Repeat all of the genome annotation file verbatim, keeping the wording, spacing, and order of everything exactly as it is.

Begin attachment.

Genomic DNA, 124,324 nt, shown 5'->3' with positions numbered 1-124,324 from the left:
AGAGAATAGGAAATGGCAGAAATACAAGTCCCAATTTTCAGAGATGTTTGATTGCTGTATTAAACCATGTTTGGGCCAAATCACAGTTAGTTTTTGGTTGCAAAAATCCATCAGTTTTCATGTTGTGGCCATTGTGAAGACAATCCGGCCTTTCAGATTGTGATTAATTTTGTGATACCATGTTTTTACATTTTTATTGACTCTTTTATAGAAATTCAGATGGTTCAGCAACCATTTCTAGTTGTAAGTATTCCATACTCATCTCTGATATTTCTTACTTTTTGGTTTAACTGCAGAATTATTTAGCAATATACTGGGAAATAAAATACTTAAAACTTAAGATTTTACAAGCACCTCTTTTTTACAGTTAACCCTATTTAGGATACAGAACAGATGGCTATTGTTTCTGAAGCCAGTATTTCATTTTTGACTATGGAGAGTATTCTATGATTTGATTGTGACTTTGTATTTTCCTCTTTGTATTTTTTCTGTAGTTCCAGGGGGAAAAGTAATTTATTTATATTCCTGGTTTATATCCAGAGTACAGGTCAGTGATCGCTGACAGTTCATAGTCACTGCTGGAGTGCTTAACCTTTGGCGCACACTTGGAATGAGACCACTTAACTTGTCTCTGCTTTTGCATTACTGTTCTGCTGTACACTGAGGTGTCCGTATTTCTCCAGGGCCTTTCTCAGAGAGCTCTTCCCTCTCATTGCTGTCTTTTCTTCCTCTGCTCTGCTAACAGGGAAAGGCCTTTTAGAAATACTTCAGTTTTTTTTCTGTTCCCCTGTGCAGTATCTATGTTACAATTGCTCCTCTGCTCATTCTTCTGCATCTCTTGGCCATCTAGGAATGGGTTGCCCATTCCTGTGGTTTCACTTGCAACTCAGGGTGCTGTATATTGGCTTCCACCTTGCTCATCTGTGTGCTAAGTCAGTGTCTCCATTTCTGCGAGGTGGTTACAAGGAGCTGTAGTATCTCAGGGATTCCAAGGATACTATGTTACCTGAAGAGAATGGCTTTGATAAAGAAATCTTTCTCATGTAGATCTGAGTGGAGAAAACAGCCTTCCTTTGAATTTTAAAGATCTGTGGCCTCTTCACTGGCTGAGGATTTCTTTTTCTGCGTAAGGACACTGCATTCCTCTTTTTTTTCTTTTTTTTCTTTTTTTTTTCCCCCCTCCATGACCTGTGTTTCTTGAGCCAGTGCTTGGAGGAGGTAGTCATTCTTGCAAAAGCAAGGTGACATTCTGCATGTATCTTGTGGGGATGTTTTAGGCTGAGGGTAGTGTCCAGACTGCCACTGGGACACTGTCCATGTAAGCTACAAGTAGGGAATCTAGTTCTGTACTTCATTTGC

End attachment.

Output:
Genomic DNA, 124,324 nt, shown 5'->3' with positions numbered 1-124,324 from the left:
AGAGAATAGGAAATGGCAGAAATACAAGTCCCAATTTTCAGAGATGTTTGATTGCTGTATTAAACCATGTTTGGGCCAAATCACAGTTAGTTTTTGGTTGCAAAAATCCATCAGTTTTCATGTTGTGGCCATTGTGAAGACAATCCGGCCTTTCAGATTGTGATTAATTTTGTGATACCATGTTTTTACATTTTTATTGACTCTTTTATAGAAATTCAGATGGTTCAGCAACCATTTCTAGTTGTAAGTATTCCATACTCATCTCTGATATTTCTTACTTTTTGGTTTAACTGCAGAATTATTTAGCAATATACTGGGAAATAAAATACTTAAAACTTAAGATTTTACAAGCACCTCTTTTTTACAGTTAACCCTATTTAGGATACAGAACAGATGGCTATTGTTTCTGAAGCCAGTATTTCATTTTTGACTATGGAGAGTATTCTATGATTTGATTGTGACTTTGTATTTTCCTCTTTGTATTTTTTCTGTAGTTCCAGGGGGAAAAGTAATTTATTTATATTCCTGGTTTATATCCAGAGTACAGGTCAGTGATCGCTGACAGTTCATAGTCACTGCTGGAGTGCTTAACCTTTGGCGCACACTTGGAATGAGACCACTTAACTTGTCTCTGCTTTTGCATTACTGTTCTGCTGTACACTGAGGTGTCCGTATTTCTCCAGGGCCTTTCTCAGAGAGCTCTTCCCTCTCATTGCTGTCTTTTCTTCCTCTGCTCTGCTAACAGGGAAAGGCCTTTTAGAAATACTTCAGTTTTTTTTCTGTTCCCCTGTGCAGTATCTATGTTACAATTGCTCCTCTGCTCATTCTTCTGCATCTCTTGGCCATCTAGGAATGGGTTGCCCATTCCTGTGGTTTCACTTGCAACTCAGGGTGCTGTATATTGGCTTCCACCTTGCTCATCTGTGTGCTAAGTCAGTGTCTCCATTTCTGCGAGGTGGTTACAAGGAGCTGTAGTATCTCAGGGATTCCAAGGATACTATGTTACCTGAAGAGAATGGCTTTGATAAAGAAATCTTTCTCATGTAGATCTGAGTGGAGAAAACAGCCTTCCTTTGAATTTTAAAGATCTGTGGCCTCTTCACTGGCTGAGGATTTCTTTTTCTGCGTAAGGACACTGCATTCCTCTTTTTTTTCTTTTTTTTCTTTTTTTTTTCCCCCCTCCATGACCTGTGTTTCTTGAGCCAGTGCTTGGAGGAGGTAGTCATTCTTGCAAAAGCAAGGTGACATTCTGCATGTATCTTGTGGGGATGTTTTAGGCTGAGGGTAGTGTCCAGACTGCCACTGGGACACTGTCCATGTAAGCTACAAGTAGGGAATCTAGTTCTGTACTTCATTTGC